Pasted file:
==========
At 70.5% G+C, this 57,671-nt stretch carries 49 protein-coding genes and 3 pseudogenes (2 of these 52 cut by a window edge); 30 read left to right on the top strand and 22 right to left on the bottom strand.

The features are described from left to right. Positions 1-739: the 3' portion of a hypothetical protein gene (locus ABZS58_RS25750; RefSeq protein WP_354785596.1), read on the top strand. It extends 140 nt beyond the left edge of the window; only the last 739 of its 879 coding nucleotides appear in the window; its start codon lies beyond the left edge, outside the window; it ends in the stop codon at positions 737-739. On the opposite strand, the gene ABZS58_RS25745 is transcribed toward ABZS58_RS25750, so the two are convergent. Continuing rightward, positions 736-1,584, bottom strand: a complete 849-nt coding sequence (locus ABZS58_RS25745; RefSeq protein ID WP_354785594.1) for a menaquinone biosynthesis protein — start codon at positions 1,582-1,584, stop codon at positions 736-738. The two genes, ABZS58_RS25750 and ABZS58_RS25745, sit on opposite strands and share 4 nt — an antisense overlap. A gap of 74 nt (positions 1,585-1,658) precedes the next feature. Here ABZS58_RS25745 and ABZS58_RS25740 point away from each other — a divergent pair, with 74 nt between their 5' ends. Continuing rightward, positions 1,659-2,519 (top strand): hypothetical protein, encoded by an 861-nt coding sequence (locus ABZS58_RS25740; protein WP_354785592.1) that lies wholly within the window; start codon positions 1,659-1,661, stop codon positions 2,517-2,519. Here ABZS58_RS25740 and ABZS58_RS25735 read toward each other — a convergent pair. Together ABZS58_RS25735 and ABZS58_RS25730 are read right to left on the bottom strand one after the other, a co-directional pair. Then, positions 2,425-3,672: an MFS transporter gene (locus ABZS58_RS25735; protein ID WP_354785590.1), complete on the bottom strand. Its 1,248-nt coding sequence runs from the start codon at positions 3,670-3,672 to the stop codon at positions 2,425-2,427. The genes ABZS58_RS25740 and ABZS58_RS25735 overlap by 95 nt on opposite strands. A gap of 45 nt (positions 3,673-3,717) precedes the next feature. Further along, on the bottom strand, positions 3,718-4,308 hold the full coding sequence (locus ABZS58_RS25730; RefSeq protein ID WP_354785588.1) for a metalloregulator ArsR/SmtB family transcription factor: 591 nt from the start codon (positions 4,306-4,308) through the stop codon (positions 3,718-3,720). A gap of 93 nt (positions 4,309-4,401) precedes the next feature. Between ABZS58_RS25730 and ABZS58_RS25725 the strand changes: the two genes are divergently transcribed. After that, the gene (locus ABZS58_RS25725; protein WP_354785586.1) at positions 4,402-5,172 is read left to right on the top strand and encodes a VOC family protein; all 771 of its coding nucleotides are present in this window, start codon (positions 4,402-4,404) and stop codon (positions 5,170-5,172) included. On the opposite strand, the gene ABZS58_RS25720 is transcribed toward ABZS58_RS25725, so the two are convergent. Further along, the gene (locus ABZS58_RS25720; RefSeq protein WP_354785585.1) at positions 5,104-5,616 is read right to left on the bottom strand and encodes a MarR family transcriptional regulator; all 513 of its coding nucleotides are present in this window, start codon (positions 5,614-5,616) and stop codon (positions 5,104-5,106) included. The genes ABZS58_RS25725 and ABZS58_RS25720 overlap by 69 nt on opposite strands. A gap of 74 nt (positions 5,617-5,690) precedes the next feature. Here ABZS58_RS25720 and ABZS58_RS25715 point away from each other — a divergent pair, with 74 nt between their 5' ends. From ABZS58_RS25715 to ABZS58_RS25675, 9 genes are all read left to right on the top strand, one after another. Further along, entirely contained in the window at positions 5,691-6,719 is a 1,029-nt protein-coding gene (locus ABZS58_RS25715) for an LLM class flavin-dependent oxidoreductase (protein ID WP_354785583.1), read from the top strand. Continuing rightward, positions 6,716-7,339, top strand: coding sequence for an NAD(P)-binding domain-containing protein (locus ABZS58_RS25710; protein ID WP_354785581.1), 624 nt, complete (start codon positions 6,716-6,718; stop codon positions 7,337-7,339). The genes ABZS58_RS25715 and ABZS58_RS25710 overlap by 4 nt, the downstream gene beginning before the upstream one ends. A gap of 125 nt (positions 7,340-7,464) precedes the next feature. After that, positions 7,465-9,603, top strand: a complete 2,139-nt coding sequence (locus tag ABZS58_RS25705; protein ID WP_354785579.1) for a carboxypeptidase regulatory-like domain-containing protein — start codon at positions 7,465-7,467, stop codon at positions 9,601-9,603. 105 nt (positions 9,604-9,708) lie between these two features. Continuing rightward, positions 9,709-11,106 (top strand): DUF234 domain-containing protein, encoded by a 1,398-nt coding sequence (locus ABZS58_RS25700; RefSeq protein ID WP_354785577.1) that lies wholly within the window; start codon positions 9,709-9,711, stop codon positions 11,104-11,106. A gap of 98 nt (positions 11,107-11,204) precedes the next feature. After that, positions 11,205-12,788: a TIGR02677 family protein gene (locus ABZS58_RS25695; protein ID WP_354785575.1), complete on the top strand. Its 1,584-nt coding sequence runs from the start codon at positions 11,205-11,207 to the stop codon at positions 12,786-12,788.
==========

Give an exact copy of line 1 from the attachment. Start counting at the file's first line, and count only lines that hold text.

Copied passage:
At 70.5% G+C, this 57,671-nt stretch carries 49 protein-coding genes and 3 pseudogenes (2 of these 52 cut by a window edge); 30 read left to right on the top strand and 22 right to left on the bottom strand.